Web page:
Much like the traditional iOS and Android app stores, the Firefox Marketplace is a clearinghouse of apps. It is a great place to upload your app if you want the familiar app store distribution model. In addition, the marketplace can take payments for you if you’d like to charge for an app – and they support both hosted and packaged apps. You need to use the Firefox Marketplace if your app uses Web APIs that are tagged as “privileged.”

And yes, you may also do it yourself! You can upload your hosted app or packaged app (that doesn’t require privileged API access) to your own web server and distribute it from there. The obvious advantage with going this route is having absolute control over your app – you can even take advantage of SEO if you have search engines index your hosted app assets!

How does a Firefox OS user actually install a packaged app from your web site though? Like most everything else with Firefox OS, it’s incredibly easy. You may use the following JavaScript to prompt a user to install the app.

First you’ll want to use feature detection to make sure the client is a Firefox OS device:

Now you need to prompt the user to install the app:

Now that we have learned how to develop a simple Firefox OS app and distribute it, the obvious question now is, “why?”

Why Should I Develop for Firefox OS?

Whether or not you develop for a new mobile OS that is just starting to gain traction is a difficult decision to make. In my opinion, it’s important to look to the future and realize:

  • Over half of all mobile phones purchased last year were still feature phones – so there is a lot of potential for future low-cost smartphones (of which Firefox OS devices will be).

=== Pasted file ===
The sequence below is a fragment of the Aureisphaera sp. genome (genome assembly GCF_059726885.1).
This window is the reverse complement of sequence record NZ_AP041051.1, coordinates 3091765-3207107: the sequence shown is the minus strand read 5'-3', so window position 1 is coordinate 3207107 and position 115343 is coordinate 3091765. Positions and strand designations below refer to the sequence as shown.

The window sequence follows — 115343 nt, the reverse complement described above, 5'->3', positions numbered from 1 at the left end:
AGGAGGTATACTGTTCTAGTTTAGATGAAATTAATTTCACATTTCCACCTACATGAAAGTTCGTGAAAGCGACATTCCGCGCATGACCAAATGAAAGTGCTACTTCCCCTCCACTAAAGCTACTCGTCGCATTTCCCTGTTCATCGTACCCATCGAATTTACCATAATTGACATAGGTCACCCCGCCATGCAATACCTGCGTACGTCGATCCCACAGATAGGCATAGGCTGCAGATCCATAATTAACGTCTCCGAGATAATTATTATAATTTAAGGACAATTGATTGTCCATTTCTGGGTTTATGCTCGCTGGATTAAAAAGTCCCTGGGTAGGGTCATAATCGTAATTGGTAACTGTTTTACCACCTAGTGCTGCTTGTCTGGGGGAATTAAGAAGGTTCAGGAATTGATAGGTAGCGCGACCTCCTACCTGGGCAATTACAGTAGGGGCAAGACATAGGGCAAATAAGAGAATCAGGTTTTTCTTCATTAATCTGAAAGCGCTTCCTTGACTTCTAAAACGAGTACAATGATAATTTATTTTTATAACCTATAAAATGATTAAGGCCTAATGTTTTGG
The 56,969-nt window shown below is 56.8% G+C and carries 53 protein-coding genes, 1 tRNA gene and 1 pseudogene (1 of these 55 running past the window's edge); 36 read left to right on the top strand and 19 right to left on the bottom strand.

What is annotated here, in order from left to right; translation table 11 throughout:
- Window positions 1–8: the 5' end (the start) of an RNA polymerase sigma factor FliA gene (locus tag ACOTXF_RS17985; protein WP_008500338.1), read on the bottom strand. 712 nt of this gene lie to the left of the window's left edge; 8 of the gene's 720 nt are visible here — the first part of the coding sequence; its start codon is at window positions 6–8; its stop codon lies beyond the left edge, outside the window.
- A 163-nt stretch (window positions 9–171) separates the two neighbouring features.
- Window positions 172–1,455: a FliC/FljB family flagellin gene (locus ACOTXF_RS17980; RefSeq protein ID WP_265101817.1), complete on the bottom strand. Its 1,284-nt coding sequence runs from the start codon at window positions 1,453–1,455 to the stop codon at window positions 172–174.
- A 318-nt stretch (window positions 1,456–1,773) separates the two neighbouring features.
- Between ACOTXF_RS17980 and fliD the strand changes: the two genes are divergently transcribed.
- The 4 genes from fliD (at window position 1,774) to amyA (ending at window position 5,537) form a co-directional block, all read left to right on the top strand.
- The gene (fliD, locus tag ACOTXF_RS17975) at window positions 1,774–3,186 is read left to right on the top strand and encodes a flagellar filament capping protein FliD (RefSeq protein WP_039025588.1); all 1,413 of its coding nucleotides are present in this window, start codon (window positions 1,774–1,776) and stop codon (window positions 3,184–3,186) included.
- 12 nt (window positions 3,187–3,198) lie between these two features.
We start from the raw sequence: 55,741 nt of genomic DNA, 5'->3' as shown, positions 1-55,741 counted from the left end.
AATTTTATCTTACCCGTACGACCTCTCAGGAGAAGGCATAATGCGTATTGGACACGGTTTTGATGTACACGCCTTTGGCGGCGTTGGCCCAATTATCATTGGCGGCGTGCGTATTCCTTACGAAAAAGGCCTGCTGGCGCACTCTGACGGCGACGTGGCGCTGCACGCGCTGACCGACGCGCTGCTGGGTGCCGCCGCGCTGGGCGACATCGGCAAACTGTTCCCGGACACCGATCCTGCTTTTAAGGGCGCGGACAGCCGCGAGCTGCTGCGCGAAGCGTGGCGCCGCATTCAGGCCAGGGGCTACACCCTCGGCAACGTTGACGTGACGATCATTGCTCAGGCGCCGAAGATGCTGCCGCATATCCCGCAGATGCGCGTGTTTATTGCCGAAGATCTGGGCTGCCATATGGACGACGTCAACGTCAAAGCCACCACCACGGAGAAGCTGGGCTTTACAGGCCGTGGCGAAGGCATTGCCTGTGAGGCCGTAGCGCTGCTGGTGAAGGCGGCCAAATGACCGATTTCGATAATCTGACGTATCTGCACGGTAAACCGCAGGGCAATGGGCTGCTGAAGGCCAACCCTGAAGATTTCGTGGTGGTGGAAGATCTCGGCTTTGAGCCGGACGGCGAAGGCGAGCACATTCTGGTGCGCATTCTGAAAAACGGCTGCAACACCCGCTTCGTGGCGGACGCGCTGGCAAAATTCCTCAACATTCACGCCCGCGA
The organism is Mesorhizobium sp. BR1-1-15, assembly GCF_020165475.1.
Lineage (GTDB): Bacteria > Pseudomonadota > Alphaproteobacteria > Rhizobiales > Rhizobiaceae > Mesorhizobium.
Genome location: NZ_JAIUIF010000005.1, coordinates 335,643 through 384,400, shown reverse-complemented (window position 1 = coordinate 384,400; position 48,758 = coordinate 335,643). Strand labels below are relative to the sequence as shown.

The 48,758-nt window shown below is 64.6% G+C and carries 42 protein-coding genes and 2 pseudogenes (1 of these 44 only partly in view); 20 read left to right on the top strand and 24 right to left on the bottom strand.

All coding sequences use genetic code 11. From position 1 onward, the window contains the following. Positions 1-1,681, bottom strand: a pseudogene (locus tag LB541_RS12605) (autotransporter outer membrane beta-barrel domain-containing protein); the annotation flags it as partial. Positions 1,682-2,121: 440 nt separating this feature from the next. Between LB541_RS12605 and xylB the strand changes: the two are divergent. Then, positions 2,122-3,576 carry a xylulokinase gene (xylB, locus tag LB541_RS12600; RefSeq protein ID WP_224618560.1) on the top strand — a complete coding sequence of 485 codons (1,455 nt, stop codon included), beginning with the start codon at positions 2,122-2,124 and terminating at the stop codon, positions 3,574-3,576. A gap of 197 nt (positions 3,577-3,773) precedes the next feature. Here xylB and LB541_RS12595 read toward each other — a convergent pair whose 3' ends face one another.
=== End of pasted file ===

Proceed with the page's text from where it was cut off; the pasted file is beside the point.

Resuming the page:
• 2 BILLION people are coming online globally via mobile in the next few years.
  • Mozilla is focusing their initial launch efforts on emerging markets like Latin America and parts of Europe and Asia that are flooded with feature phones.

So, you can see that there is a lot of potential in getting Firefox OS devices into the hands of new users. There is also the possibility that Firefox OS takes over for the cheap and under-powered Android 2.x devices that exist in today’s US and European markets.

Aside from these facts though, keep in mind that developing for Firefox OS is fun and easy – plus it’s a good feeling knowing that you’re helping to directly support the open web.

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Tags: android, CSS, Firefox OS, html5, iOS, Javascript, PhoneGap, SEO, Web APIs,

One Response to “Developing Your First Firefox OS App, Part 2”

  1. priya

    I really love the HTML5 approach since this will allow me to add Firefox OS versions of my current projects without problem…
    One great feature of the Firefox Developer Tools is the responsive view mode. You can turn this one on by opening the developer tools and clicking the responsive mode icon. This will result in the current page becoming re-sizable in the browser without losing the developer tools or having to resize the window: